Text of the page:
I have previously gone into a bit of detail about the last days of Henry Robbs, Leith’s last shipyard. But thought I might also fill out a bit of the middle too.
Robb was quite late on the scene, only forming in 1918 when one of the yard managers from Ramage & Fergusons, Leith’s then major shipbuilder, struck out on his own. That was Henry Robb. His company grew in the post-war slump by buying up slipway capacity from older shipyards. By 1934 they bought over Ramage & Ferguson themselves and became the only major shipbuilder in Leith.
Robbs mainly built small commercial vessels, coasters, tugs, dredgers, trawlers and the like. in the order of 500-1,500 tons displacement and up to 300 feet length. Practices were traditional, ships were riveted together and generally steam powered. In that respect they were little different from any other small Scottish shipyard outside the Clyde. As the clouds of war gathered in the late 1930s, the government suddenly needed *lots* of warships and ways had to be found to get small commercial shipbuilders to build them.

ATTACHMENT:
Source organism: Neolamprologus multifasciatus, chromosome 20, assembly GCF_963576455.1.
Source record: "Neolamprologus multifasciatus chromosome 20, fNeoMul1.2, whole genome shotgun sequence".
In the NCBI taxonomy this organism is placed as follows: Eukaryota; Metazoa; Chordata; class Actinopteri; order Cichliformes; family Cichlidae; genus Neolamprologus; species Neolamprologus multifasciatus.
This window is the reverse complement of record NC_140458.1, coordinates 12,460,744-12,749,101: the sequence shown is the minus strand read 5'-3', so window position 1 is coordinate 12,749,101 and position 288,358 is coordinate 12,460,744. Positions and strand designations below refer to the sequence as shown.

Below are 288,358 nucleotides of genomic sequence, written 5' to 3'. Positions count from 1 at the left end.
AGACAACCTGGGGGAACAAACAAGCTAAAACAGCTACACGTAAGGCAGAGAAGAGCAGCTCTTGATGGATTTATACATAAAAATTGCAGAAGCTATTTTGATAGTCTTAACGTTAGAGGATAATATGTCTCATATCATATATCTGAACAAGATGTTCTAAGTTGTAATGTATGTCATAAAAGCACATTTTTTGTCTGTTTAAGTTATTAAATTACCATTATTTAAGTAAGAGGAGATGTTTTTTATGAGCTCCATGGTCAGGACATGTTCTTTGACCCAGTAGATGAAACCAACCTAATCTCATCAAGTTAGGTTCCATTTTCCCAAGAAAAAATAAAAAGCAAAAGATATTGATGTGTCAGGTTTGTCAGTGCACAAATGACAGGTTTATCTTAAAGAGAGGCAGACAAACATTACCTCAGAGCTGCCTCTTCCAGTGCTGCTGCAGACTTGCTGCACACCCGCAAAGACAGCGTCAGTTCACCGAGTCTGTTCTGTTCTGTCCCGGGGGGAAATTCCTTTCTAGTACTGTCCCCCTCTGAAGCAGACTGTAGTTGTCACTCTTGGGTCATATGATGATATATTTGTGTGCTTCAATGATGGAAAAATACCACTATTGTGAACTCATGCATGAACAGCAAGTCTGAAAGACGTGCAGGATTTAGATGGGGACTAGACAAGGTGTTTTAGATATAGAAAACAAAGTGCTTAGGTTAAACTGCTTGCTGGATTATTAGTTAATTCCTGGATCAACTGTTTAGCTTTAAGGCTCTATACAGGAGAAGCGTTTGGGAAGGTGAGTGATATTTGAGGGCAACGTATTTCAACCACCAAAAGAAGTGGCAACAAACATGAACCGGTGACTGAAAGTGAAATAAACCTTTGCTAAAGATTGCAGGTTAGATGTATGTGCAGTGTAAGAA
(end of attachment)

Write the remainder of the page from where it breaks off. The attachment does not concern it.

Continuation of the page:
The most pressing needs were for convoy escorts, and to get them build in yards such as Robbs they needed to be small enough, built to largely commercial standards and with traditional techniques. There was initially no time to introduce things like prefabrication or welding. So before war even began, like commercial yards across Britain, Robbs was getting orders for warships. Things started off quite simply but as the war went on, they would produce more, bigger and more sophisticated ships
The first 2 warships were HM Trawlers Hickory and Hazel, Tree-class vessels. Little more than militarised versions of large commercial steam trawlers, they had basic weapons for fighting submarines and were most useful as minesweepers. Both were laid down in 1939, and commissioned in March and April of 1940 respectively. Hickory would be lost 6 months later when she hit a mine and sank off of Portland. 20 men were lost, the survivors were picked up by sister ship Pine. Hazel survived the war.